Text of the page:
Former location of Edo
|Edo Castle built||1457|
|Capital of Japan (De facto)||1603|
Edo was a j?kamachi (castle town) centered on Edo Castle located in Musashi Province, and became the de facto capital of Japan from 1603 as the seat of the Tokugawa Shogunate. Edo grew to become one of the largest cities in the world under the Tokugawa and home to an urban culture centered on the notion of a "floating world". Edo was renamed to Tokyo ("Eastern Capital") after the Meiji Restoration in 1868 and the new Meiji government relocated the Emperor to the city from the historic de jure capital of Kyoto.
The era of Tokugawa rule in Japan from 1603 to 1868 is known eponymously as the Edo period.
Tokugawa Ieyasu emerged as the paramount warlord of the Sengoku period in Japan following victory at the Battle of Sekigahara in October 1600. Tokugawa formally founded the Tokugawa Shogunate in 1603 and established his headquarters at Edo Castle, which had been constructed by ?ta D?kan in 1457 and the town of Edo had developed as a j?kamachi around it. Edo became the center of political power and de facto capital of Japan, although the historic capital of Kyoto remained the de jure capital as the seat of the Emperor. Edo transformed from a small, little-known fishing village in Musashi Province in 1457 into the largest metropolis in the world with an estimated population of 1,000,000 by 1721.
Edo was repeatedly devastated by fires, with the Great fire of Meireki in 1657 being the most disastrous. An estimated 100,000 people died in the fire. During the Edo period, there were about 100 fires mostly begun by accident and often quickly escalating and spreading through neighborhoods of wooden machiya which were heated with charcoal fires. Between 1600 and 1945, Edo/Tokyo was leveled every 25-50 years or so by fire, earthquakes, or war.
In 1868, the Tokugawa Shogunate was overthrown in the Meiji Restoration by supporters of Emperor Meiji and his Imperial Court in Kyoto, ending Edo's status as the de facto capital of Japan. However, the new Meiji government soon renamed Edo to T?ky? (, "Eastern Capital") and became the formal capital of Japan when the Emperor moved his residence to the city:
Edo's municipal government was under the responsibility of the R?j?, the senior officials which oversaw the entire bakufu - the government of the Tokugawa Shogunate. The Machi-bugy? (City Commissioners) were samurai officials in charge of protecting the citizens and merchants of Edo, and Kanj?-bugy? (finance commissioners) were responsible for the financial matters of the shogunate. 
Edo was laid out as a castle town around Edo Castle. The area surrounding the castle known as Yamanote consisted largely of daimy? mansions, whose families lived in Edo as part of the sankin k?tai system; the daimy? made journeys in alternating years to Edo, and used the mansions for their entourages. It was this extensive samurai class which defined the character of Edo, particularly in contrast to the two major cities of Kyoto and Osaka neither of which were ruled by a daimy? or had a significant samurai population. Kyoto's character was defined by the Imperial Court, the court nobles, its Buddhist temples and its history; Osaka was the country's commercial center, dominated by the ch?nin or the merchant class.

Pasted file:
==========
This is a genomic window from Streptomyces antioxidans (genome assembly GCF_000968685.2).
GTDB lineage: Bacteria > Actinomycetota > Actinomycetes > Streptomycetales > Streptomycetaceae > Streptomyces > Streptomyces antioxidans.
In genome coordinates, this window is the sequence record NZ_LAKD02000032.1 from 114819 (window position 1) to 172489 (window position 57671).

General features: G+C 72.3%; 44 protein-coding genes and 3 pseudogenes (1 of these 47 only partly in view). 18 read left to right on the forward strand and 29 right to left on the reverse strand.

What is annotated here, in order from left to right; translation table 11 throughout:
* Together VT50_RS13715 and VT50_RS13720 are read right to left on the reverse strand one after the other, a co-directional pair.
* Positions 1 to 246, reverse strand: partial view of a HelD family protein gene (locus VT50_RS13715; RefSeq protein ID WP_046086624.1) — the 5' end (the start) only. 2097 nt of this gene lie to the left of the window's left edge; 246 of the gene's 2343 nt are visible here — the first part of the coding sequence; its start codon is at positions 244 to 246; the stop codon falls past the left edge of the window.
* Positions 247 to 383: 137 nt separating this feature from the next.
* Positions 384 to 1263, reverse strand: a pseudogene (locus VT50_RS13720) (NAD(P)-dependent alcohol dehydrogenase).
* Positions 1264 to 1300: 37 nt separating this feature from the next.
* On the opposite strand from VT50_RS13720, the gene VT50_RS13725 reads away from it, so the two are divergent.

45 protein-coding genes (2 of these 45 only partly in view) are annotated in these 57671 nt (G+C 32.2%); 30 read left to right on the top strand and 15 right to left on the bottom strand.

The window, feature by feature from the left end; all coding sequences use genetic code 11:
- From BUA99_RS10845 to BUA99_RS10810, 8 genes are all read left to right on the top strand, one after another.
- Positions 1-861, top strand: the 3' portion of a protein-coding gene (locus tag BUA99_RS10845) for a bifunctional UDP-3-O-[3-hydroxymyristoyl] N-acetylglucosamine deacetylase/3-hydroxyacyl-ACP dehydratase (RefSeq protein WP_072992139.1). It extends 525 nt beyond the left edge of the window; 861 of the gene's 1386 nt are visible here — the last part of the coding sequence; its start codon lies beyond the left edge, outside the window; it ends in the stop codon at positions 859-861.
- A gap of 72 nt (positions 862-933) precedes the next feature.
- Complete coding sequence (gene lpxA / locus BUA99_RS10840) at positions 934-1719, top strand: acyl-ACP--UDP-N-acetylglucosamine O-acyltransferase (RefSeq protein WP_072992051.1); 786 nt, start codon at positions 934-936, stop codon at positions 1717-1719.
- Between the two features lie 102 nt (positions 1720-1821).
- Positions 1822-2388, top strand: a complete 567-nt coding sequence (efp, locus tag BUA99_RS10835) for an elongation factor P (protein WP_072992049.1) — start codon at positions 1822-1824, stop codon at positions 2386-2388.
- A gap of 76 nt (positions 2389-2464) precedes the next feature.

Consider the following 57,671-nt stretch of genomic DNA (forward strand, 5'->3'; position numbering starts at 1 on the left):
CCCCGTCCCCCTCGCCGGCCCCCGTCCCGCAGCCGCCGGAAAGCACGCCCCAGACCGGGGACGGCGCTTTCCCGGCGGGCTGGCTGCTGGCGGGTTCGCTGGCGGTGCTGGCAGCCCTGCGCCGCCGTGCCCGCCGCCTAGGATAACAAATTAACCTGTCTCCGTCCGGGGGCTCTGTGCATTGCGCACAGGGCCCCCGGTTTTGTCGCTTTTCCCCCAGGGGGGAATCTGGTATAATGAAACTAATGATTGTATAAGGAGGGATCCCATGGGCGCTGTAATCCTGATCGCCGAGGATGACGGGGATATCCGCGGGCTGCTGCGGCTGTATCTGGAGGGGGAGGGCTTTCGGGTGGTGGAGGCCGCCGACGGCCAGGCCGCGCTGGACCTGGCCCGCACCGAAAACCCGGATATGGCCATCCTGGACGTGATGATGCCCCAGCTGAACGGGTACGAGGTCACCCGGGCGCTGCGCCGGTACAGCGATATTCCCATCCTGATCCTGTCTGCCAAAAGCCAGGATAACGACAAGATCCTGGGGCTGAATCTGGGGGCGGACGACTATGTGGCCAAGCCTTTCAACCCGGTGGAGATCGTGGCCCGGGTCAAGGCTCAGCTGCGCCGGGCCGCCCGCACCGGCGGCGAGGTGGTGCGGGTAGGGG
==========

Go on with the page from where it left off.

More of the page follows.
Areas further from the center were the domain of the ch?nin (, "townsfolk"). The area known as Shitamachi (, "lower town" or "downtown"), northeast of the castle, was a center of urban culture. The ancient Buddhist temple of Sens?-ji still stands in Asakusa, marking the center of an area of traditional Shitamachi culture. Some shops in the streets near the temple have existed continuously in the same location since the Edo period.
The Sumida River, then called the Great River (, ?kawa), ran along the eastern edge of the city. The shogunate's official rice-storage warehouses, other official buildings and some of the city's best-known restaurants were located here.
The "Japan Bridge" (, Nihon-bashi) marked the center of the city's commercial center, an area also known as Kuramae (, "in front of the storehouses"). Fishermen, craftsmen and other producers and retailers operated here. Shippers managed ships known as tarubune to and from Osaka and other cities, bringing goods into the city or transferring them from sea routes to river barges or land routes such as the T?kaid?. This area remains the center of Tokyo's financial and business district.
The northeastern corner of the city was considered a dangerous direction in traditional onmy?d? (cosmology), and is protected from evil by a number of temples including Sens?-ji and Kan'ei-ji. Beyond this were the districts of the eta or outcasts, who performed "unclean" work and were separated from the main parts of the city. A path and a canal, a short distance north of the eta districts, extended west from the riverbank leading along the northern edge of the city to the Yoshiwara pleasure districts. Previously located near Ningyocho, the districts were rebuilt in this more-remote location after the Great Fire of Meireki in 1657, as the city expanded.
See Tokyo for photographs of the modern city.